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Russia's Harvest of Have-Nots

Nation's bureaucrats and social institutions fail to prepare youths for society. Instead, they foster the growth of an angry and alienated underclass that turns to crime and violence for its survival.


MOSCOW — When he was arrested with his three older brothers for kicking a tramp to death, 10-year-old Volodya Yakovlev was still a round-faced kid from a problem family in deprived outer Moscow.

Despite his confession, Volodya's innocent smile and sweet treble voice made the 1994 crime seem unbelievable. Police and courts blamed his oldest brother, who was then 14, for instigating the violence. Volodya was not punished, although he was later separated from his mother and sent to a state children's home.

Now, however, after three years of brutalizing "care" by local authorities, Volodya has started to look like a hardened criminal. Tall, gangling, shaven-headed and perpetually grinning, he boasts between cigarettes about his lock-picking expertise, thefts, truancy and multiple arrests.

His future? More crime, he says. At 13, it's too late for anything else.

"Jobs? No way. And I won't be bothering with military service, either," Volodya says in brutal street speak. "There's nothing to do. The army wouldn't take me with my record. Anyway, there's nothing to steal there."

The story of Volodya Yakovlev bears chilling witness to the way Russia's grim social institutions--orphanages, children's homes, reform schools, the army and, later, prisons--fail in their stated aim of creating order in society. Instead, a mix of official neglect and excessive severity at these institutions actually encourages the formation of an angry and alienated underclass, with no way of surviving except through crime and violence.

Social workers and human rights activists are unanimous in saying that the best way to get rid of Russia's criminal underclass is not to attack the violent victims of society who make it up--but the state officials whose negligence and greed create it. They accuse the chinovniki, the self-serving class of invisible bureaucrats who channel funds from budgets to institutions, of cynically perpetuating an abusive system that does little to correct wrongdoing or foster civic virtues--for no other reason than to line its own pockets.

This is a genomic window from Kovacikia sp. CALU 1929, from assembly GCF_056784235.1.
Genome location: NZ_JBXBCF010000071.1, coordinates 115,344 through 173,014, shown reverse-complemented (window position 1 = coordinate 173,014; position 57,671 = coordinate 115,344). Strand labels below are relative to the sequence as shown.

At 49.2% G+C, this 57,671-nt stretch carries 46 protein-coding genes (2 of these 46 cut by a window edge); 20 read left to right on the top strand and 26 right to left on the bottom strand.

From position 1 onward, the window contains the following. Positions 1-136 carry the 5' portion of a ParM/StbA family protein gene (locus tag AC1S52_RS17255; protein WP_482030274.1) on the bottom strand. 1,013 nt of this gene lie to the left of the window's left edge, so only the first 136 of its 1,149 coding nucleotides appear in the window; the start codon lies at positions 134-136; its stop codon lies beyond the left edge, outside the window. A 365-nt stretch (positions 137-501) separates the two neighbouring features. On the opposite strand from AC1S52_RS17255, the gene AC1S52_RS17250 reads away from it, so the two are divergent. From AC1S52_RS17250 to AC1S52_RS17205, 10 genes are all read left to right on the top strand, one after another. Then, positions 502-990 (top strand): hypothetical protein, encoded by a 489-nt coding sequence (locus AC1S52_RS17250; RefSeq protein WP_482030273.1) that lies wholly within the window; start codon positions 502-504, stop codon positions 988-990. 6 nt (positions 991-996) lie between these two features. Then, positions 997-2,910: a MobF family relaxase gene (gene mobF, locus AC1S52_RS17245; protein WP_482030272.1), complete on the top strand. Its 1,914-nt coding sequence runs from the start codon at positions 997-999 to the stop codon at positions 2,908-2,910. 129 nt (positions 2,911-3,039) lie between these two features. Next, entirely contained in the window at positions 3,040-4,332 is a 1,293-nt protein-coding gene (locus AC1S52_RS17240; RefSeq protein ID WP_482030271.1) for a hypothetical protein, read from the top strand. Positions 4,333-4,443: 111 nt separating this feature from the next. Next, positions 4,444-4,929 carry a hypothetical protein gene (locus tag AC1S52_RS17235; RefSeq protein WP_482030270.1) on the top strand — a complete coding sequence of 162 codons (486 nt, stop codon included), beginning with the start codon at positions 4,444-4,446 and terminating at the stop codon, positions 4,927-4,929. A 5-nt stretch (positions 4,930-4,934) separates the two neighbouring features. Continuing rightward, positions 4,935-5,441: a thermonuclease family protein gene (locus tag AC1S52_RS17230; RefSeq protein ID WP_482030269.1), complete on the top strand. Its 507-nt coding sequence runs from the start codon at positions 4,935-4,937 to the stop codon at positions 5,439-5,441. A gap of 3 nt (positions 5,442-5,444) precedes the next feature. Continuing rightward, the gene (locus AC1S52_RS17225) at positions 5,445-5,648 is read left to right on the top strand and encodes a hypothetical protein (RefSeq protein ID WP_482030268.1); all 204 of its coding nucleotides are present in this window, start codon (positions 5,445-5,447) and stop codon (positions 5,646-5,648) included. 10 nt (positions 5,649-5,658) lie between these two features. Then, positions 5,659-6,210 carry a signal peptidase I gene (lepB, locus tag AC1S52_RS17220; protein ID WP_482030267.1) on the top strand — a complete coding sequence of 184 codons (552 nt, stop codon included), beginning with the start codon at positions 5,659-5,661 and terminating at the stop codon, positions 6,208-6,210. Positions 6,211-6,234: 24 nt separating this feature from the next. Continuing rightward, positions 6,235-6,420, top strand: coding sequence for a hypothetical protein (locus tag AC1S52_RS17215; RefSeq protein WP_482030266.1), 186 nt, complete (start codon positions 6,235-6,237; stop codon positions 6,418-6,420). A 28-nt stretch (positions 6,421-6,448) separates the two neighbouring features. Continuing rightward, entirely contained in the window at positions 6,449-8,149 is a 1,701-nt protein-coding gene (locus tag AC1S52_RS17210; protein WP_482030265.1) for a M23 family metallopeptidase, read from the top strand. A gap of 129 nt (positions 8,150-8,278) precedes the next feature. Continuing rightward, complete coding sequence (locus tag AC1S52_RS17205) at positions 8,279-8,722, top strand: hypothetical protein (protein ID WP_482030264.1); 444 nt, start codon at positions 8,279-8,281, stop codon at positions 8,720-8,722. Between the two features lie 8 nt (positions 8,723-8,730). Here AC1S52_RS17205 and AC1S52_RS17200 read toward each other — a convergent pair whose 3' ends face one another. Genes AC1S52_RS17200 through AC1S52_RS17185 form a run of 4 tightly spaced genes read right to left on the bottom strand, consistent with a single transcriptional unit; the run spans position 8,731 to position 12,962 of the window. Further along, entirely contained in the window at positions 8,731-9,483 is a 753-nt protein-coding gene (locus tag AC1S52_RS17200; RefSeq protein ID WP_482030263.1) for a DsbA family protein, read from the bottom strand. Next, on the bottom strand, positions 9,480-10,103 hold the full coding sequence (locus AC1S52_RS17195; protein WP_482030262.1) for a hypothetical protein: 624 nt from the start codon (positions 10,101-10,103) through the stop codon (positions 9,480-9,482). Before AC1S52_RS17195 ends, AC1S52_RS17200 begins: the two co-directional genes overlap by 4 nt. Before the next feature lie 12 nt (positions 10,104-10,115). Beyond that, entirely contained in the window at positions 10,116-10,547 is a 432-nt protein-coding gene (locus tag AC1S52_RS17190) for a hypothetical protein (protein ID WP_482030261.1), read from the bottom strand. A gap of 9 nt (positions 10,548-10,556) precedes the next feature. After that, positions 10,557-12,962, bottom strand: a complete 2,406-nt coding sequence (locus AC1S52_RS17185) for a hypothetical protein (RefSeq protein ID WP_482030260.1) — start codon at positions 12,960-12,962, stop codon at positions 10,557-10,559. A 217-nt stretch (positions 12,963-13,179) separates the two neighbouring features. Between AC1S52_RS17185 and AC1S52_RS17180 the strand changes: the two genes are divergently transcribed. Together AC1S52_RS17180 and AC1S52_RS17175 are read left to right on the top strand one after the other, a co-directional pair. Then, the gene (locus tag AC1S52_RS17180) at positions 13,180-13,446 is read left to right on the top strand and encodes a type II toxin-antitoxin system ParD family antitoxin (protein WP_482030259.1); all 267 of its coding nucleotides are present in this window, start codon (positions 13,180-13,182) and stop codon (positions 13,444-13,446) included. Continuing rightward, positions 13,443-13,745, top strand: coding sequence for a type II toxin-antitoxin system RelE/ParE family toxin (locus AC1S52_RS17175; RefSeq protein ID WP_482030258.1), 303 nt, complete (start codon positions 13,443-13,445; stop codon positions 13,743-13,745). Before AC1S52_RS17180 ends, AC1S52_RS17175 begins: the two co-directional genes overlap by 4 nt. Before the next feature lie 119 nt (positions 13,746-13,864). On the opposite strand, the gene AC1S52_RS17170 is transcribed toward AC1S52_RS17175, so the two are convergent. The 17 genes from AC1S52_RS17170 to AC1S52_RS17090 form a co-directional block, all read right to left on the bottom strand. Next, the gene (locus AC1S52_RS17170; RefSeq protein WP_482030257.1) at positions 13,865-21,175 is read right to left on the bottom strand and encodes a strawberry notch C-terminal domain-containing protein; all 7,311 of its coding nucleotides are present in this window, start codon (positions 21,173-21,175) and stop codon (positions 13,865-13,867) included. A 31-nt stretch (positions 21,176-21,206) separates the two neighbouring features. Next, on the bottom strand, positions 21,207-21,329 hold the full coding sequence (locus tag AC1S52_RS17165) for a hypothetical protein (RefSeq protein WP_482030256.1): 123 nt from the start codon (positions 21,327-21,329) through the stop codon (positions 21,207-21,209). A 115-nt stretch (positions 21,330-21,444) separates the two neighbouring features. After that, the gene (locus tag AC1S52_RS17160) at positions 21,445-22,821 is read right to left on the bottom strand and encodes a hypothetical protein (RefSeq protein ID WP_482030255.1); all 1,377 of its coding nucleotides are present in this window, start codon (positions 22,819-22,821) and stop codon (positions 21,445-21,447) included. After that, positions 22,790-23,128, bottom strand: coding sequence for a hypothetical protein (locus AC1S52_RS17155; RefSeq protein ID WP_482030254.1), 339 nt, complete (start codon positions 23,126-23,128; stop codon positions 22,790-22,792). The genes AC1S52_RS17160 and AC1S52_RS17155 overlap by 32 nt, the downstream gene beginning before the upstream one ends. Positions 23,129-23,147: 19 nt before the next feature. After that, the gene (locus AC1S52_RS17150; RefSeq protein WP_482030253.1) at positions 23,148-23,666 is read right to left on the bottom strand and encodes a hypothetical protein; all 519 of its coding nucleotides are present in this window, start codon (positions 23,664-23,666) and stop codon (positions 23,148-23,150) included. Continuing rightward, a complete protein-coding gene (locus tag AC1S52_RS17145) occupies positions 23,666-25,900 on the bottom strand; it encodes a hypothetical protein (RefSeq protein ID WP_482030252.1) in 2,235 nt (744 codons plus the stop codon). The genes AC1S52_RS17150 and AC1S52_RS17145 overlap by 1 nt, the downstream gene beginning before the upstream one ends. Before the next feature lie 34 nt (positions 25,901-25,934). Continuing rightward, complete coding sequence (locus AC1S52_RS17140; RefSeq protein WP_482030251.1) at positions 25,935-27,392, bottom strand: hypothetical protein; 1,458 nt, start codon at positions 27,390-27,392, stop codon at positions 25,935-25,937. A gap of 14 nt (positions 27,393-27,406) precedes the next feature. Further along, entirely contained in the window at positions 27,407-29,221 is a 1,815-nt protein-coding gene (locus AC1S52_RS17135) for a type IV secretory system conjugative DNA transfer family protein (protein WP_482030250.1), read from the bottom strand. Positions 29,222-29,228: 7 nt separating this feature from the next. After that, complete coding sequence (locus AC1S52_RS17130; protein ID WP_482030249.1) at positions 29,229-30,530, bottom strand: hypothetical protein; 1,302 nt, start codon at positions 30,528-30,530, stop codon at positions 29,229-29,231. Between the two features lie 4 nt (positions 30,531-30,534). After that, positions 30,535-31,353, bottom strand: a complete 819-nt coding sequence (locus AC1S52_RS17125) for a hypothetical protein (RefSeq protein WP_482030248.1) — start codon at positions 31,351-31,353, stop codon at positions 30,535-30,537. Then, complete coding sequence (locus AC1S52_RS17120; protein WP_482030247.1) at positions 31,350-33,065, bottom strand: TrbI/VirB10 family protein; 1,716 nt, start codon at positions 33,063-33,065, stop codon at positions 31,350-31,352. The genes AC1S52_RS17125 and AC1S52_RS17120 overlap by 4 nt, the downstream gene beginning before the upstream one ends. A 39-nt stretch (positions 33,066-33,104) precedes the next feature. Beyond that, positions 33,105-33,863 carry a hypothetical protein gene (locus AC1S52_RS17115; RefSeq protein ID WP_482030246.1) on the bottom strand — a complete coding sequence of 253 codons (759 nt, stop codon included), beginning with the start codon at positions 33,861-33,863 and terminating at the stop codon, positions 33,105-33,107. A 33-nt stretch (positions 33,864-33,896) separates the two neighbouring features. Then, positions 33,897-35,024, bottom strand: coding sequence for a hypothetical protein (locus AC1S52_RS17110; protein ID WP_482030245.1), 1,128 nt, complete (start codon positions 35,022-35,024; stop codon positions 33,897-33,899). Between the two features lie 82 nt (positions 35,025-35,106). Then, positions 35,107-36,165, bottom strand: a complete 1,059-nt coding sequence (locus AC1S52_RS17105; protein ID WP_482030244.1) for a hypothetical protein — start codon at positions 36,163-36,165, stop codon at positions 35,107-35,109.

For children such as Volodya, one step into this system can become a life sentence. Horrifying statistics cited by activist Boris Altshuler, head of a children's rights program, reveal that the 200,000 youths in state homes are likelier than others to inflict violence in the future.

"Every year, 15,000 to 17,000 of these kids are released into the real world at 18. But they're completely institutionalized. They can't handle normal life," Altshuler says. "So, in their first year of freedom, 5,000 of these kids go to prison, 3,000 become tramps and 1,500 commit suicide."

Brothers Beat Man Until He Dies

Volodya's story is typical. The attack on the 60-year-old tramp took place in 1994, in a badly lighted underpass next to McDonald's in central Moscow. As he told it at the time, he and three of his brothers asked the man for a cigarette. When the tramp kicked at Volodya, the four brothers, ages 10 to 14, "defended themselves" by beating the old man until they realized he was dead. Then they called an ambulance.

Only the 14-year-old brother was officially deemed old enough to be punished. He was sent to a juvenile penitentiary. Volodya's mother insisted that her younger children had done nothing wrong.

Disturbingly, however, while in detention, the Yakovlev boys also claimed to have killed five other people at railway and subway stations around Moscow.

Indifferent police refused to investigate the claims, insisting that the children must have made them up. But no counseling or social help was given to help establish what might have caused them to make such claims.

The local school refused to have any more to do with the Yakovlevs. So Volodya and his brothers carried on roaming the streets, stealing. When his mother, Svetlana, the mentally ill widow of a violent and alcoholic husband who died in 1992, was taken to a mental hospital, Volodya also ended up in local authority care.

Like the other kids in the children's home, Volodya lives under surveillance. But it's the weekend, and he's done what he does most weekends--slipped through a hole in the wire fence and headed off into the real world. No one bothers to mend the wire, he says with a shrug. Why would they?

Either he goes to the center of Moscow to get some money by begging, picking pockets or mugging, or he returns to the apartment where he was raised.

"He stays here till he steals something. Then, if they feel like it, the police come around and take him back," explains his sister Nika, a 21-year-old unemployed shop assistant who shrugs after the explanation.

Volodya is one of seven siblings. In theory, three of them are currently locked up. But they come home to the filthy apartment whenever they escape from prison or reform school. There's always someone in the ninth-floor apartment--papered with girlie-magazine nudes--to feed meat to the caged black rat with the foot-long tail, the terrified cat, a parrot and a muzzled pit bull terrier.

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